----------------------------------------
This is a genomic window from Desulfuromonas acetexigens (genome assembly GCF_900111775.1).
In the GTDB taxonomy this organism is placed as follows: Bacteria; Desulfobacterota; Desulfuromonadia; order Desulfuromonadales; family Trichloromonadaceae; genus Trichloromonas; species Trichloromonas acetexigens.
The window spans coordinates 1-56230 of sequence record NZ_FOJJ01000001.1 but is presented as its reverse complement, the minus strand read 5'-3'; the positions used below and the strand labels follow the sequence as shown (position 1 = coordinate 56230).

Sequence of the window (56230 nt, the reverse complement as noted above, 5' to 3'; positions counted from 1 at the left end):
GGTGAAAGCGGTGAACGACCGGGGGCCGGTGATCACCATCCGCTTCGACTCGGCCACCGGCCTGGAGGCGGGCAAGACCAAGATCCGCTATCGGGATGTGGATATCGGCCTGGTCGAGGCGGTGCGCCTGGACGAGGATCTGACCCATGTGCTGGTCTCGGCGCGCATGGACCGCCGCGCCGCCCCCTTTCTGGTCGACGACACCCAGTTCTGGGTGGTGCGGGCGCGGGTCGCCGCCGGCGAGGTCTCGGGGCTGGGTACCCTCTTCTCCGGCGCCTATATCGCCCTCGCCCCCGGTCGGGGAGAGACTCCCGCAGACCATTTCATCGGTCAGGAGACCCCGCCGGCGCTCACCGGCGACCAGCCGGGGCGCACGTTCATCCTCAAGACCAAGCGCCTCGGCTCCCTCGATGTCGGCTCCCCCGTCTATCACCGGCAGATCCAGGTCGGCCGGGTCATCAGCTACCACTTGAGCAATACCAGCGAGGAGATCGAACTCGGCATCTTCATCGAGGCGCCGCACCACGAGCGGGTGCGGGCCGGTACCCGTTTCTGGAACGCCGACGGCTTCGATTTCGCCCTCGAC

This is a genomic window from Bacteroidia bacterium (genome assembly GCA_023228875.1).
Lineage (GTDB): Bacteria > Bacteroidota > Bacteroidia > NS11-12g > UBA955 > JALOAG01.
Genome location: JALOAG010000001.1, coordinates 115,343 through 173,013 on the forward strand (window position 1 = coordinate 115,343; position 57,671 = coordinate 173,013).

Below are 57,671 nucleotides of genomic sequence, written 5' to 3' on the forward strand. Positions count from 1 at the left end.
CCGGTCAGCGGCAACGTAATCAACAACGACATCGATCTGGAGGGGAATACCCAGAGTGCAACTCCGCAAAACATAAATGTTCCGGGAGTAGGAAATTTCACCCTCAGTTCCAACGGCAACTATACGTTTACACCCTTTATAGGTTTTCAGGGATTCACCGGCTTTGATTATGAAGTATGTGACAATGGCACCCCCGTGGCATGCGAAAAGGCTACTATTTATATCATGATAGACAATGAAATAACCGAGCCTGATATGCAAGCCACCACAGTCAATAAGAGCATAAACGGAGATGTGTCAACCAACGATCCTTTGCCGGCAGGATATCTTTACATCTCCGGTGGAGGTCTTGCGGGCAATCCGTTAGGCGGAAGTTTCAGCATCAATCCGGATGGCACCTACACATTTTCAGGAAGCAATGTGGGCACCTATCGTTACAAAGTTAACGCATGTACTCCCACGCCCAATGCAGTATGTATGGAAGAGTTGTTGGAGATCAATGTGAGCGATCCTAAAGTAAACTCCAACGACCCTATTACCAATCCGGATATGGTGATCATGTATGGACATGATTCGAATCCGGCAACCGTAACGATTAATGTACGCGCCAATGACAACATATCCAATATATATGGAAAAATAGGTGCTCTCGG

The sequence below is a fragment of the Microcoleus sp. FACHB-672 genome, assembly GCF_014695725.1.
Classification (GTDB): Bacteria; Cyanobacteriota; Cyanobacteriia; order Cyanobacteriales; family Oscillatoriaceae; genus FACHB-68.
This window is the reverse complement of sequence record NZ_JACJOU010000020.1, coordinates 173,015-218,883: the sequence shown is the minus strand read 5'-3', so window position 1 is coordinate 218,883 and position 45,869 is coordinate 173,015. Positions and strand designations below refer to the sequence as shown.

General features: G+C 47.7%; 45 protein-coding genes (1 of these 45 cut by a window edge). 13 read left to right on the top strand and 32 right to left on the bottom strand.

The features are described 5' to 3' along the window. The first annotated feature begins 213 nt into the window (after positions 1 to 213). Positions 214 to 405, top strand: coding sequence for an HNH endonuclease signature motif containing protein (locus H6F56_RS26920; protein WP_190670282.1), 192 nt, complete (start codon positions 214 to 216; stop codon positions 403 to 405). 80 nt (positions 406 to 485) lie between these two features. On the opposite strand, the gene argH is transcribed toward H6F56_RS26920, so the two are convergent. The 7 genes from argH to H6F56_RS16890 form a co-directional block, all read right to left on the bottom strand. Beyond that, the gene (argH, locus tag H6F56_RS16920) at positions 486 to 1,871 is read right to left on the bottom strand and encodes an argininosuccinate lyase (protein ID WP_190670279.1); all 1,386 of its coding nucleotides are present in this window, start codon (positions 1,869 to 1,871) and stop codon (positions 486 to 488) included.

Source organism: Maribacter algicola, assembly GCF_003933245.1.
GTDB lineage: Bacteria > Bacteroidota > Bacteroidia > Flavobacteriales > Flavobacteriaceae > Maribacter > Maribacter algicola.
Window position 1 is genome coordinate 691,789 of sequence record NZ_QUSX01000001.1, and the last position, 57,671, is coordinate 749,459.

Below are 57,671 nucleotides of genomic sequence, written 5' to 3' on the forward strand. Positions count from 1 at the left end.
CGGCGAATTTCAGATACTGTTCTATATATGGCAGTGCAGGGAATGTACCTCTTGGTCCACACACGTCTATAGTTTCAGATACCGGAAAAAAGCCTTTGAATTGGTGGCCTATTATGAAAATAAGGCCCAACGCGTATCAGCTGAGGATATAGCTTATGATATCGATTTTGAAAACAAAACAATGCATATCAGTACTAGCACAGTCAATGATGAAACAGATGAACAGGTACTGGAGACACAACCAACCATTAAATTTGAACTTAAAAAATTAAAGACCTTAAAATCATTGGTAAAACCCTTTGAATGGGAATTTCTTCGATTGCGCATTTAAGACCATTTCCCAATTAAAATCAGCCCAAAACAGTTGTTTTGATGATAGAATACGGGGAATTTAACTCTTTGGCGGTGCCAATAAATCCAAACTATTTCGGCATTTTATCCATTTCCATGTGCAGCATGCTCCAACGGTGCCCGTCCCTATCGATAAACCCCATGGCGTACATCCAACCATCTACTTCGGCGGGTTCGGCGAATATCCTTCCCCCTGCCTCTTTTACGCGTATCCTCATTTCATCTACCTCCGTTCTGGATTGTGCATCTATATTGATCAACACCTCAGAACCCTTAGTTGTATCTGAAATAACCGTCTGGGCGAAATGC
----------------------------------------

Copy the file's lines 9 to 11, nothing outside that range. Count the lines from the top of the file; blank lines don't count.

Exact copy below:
Below are 57,671 nucleotides of genomic sequence, written 5' to 3' on the forward strand. Positions count from 1 at the left end.
CCGGTCAGCGGCAACGTAATCAACAACGACATCGATCTGGAGGGGAATACCCAGAGTGCAACTCCGCAAAACATAAATGTTCCGGGAGTAGGAAATTTCACCCTCAGTTCCAACGGCAACTATACGTTTACACCCTTTATAGGTTTTCAGGGATTCACCGGCTTTGATTATGAAGTATGTGACAATGGCACCCCCGTGGCATGCGAAAAGGCTACTATTTATATCATGATAGACAATGAAATAACCGAGCCTGATATGCAAGCCACCACAGTCAATAAGAGCATAAACGGAGATGTGTCAACCAACGATCCTTTGCCGGCAGGATATCTTTACATCTCCGGTGGAGGTCTTGCGGGCAATCCGTTAGGCGGAAGTTTCAGCATCAATCCGGATGGCACCTACACATTTTCAGGAAGCAATGTGGGCACCTATCGTTACAAAGTTAACGCATGTACTCCCACGCCCAATGCAGTATGTATGGAAGAGTTGTTGGAGATCAATGTGAGCGATCCTAAAGTAAACTCCAACGACCCTATTACCAATCCGGATATGGTGATCATGTATGGACATGATTCGAATCCGGCAACCGTAACGATTAATGTACGCGCCAATGACAACATATCCAATATATATGGAAAAATAGGTGCTCTCGG

The sequence below is a fragment of the Microcoleus sp. FACHB-672 genome, assembly GCF_014695725.1.